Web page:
Physics and Chemistry of Minerals

, Volume 44, Issue 5, pp 365–375 | Cite as

The Mössbauer spectra of prasiolite and amethyst crystals from Poland

  • Maria Czaja
  • Mariola Kądziołka-Gaweł
  • Adam Konefał
  • Rafał Sitko
  • Ewa Teper
  • Zbigniew Mazurak
  • Michał Sachanbiński
Open Access
Original Paper
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Abstract

Mössbauer spectroscopy of green (prasiolite) and violet (amethyst) quartz crystals from the Sudety Mountains (Poland) has shown that neither Fe2+ nor Fe4+ ions are present in them. Only Fe3+ ions have been identified and only in interstitial positions in channels parallel or perpendicular to the c-axis. The valence of Fe3+ ions did not change as a result of irradiation or annealing. Instead, we believe that the Fe3+ ions move within channels or between them.

Keywords

Mössbauer spectroscopy Prasiolite Amethyst Fe3+ ion 

Introduction

Prasiolite is a transparent to translucent quartz variety whose color varies from pale gray green to deep grass green. The first natural prasiolite was found in the early nineteenth century in the vicinity of Suszyna–Mrówieniec (Lower Silesia, Poland) and Płóczki Górne in Lower Silesia, Poland. Other known localities for prasiolite crystals are Montezuma (Southern Bahia, Brazil), Farm Rooisand (Gamsberg, Namibia) and Thunder Bay (Canada). Prasiolite is often accompanied by amethyst in metamorphic, igneous and volcanic glass. Most commercially available samples are artificially produced by heating amethyst from certain locations. These can show zones of amethyst color.

Many studies about the causes of color in varieties of quartz, their changes, and the possibility of the mineral’s synthesis have been published. The best known and most often cited are Lehmann and Bambauer (1973), Lehmann (1975), Nassau (1981), Cohen and Sumner (1985), Adekeye and Cohen (1986), Rossman (1994) and Henn and Schultz-Güttler (2012). They have all proven that Fe ions are the main cause of the violet and green color of quartz crystals. The majority of these studies have used mainly spectroscopic methods such as visible (VIS) absorption, infrared and Raman spectroscopy, and electron paramagnetic resonance (EPR). Results based on VIS spectroscopy have appeared in Nunes et al. (2013), on IR spectroscopy in Lamerais (2012) and (Nunes et al. 2013), on EPR spectroscopy in Matarresse et al. (1969), Weil (1984, 1994), Stegger and Lehmann (1989), Halliburton et al. (1989), Han and Choh (1989), Cortezão et al. (2003), SivaRamaiah et al. (2011) and (Nunes et al. 2013).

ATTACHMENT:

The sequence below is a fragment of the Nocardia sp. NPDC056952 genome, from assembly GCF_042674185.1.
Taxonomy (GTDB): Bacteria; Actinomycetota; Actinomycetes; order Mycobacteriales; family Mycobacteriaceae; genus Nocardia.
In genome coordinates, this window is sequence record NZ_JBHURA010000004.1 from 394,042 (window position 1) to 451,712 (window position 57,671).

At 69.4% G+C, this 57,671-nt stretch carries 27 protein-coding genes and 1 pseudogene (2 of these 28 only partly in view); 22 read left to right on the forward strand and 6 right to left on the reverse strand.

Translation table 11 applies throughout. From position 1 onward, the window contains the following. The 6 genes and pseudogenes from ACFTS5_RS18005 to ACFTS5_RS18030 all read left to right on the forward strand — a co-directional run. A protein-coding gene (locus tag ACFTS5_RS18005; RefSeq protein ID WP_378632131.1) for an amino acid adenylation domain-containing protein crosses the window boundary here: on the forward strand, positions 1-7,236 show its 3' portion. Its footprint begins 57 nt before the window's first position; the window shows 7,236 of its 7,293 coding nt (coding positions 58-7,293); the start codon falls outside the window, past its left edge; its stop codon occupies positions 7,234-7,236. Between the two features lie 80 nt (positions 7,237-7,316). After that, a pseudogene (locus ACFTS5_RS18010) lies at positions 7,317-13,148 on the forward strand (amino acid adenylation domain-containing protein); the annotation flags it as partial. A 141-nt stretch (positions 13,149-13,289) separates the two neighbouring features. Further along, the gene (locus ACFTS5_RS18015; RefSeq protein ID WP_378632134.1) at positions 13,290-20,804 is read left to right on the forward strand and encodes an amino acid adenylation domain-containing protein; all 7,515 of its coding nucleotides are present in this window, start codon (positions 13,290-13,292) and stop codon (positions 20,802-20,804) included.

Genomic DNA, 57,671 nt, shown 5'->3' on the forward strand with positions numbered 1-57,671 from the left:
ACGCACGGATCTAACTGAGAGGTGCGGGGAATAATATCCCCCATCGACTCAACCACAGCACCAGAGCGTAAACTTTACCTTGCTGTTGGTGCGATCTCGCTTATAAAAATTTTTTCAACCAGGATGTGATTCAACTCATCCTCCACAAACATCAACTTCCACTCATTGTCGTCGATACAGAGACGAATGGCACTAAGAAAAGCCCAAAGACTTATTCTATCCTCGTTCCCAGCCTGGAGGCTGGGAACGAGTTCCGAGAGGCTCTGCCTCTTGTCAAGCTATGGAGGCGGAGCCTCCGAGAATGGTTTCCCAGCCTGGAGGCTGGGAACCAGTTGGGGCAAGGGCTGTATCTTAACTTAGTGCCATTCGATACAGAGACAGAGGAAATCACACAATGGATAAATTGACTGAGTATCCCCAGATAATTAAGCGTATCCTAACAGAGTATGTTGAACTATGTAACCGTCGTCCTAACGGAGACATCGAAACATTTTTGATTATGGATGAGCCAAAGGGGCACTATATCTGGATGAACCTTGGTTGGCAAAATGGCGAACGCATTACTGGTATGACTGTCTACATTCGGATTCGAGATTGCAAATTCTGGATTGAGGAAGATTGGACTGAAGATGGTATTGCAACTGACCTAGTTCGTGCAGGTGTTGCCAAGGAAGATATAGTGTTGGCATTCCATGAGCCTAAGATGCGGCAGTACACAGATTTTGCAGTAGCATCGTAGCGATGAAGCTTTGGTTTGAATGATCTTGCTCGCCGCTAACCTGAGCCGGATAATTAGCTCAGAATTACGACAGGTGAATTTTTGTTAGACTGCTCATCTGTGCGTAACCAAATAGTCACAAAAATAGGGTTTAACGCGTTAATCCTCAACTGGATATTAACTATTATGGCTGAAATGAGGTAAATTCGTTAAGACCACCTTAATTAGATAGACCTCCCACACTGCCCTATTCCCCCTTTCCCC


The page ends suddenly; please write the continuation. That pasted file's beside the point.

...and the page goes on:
After Lehmann and Bambauer (1973), Nassau and Prescott (1977) and Rossman (1994), it is widely thought that in colorless quartz, ferric ion (Fe3+) occurs substituting for Si4+ at S1 sites in the notation of Lehmann and Bambauer (1973) and at interstitial sites (I4 sites, ibid.) in the quartz structure. The purple color of amethyst is explained by the formula:
$${\text{Fe}}^{3 + } ({\text{S}}_{1} ) + {\text{Fe}}^{3 + } ({\text{I}}_{4} ) \leftrightarrow {\text{Fe}}^{4 + } ({\text{S}}) + {\text{Fe}}^{2 + } ({\text{I}}_{4} )$$
(1)
After gamma irradiation, an electron is impelled or released from a substituted Fe3+ and trapped by an interstitial Fe3+. By losing the electron, the substituted Fe3+ ion is oxidized to Fe4+ and the interstitial Fe3+ ion is reduced to Fe2+. This electron transition is reversible by heat treatment. Cox (1977) explained polarized absorption spectra of amethyst as connected with d4 ions—specifically, Fe4+. Cohen (1985) described irradiation-related Fe4+ ion located at interstitial rather than substituted sites. Charge transfer among Fe4+ and Fe2+ ions caused the pleochroic violet color and the intensive absorption band at 545 nm. This electron transition is reversible by heat treatment at 350–450 °C. Moreover, for Fe4+ ions, the UV absorption band is at 357 nm. Heat-treated amethyst changes to citrine and at higher temperature (500 °C) to brown quartz caused by Fe2O3 particles with an approximate size of 100 nm (Henn and Schultz-Güttler 2012). Certain amethysts can turn to green varieties by heat treatment at 400–500 °C when the interstitial Fe3+ (I4) changes to Fe2+ (I6), showing a wide band at 720 nm. This color is stable up to 600 °C. Color change in different quartz crystals caused by irradiation and heating has been demonstrated mainly with optical, FTIR and Raman spectra (Lameiras et al. 2009; Guttler et al. 2009; Hatipoğlu et al. 2011; Alkmim et al. 2013; Nunes et al. 2013). Nassau and Prescott (1977) found the green and violet colors reflects structurally independent causes and the crystals to be different from “greened amethyst” as described in Lehmann and Bambauer (1973). They observed that green-yellow color of quartz appeared after 60Co gamma irradiation with a dose of 15 megarad (150 kGy). On heating to 350 °C, the violet color was lost, whereas the green color was preserved. The green color was lost on heating to 500 °C and could not be restored by subsequent gamma irradiation. Platonov et al. (1992) showed that the green color of prasiolite is connected with the Fe2+–Fe3+ (IVCT) transition which occurred at 725 nm. Herbert and Rossman (2008), in the study of prasiolite crystals from Thunder Bay (Canada), confirmed that the presence of Fe and irradiation of the quartz is necessary to emergence the green color. He also showed that, like amethyst, Thunder Bay prasiolite turned yellow, brown or colorless on heating to >300 °C. Lameiras (2012) showed that colorless quartz crystals could change to prasiolite or amethyst after irradiation with a 400 kGy dose. The irradiation of the colorless sheets was performed in a Cobalt®-60 Nordion GB-127 panoramic dry gamma irradiator up to a dose of 600 kGy. The temperature in the irradiation room was about 300 K (27 °C). The dose rate was not controlled, but it varied from 0.5 to 20 kGyh−1.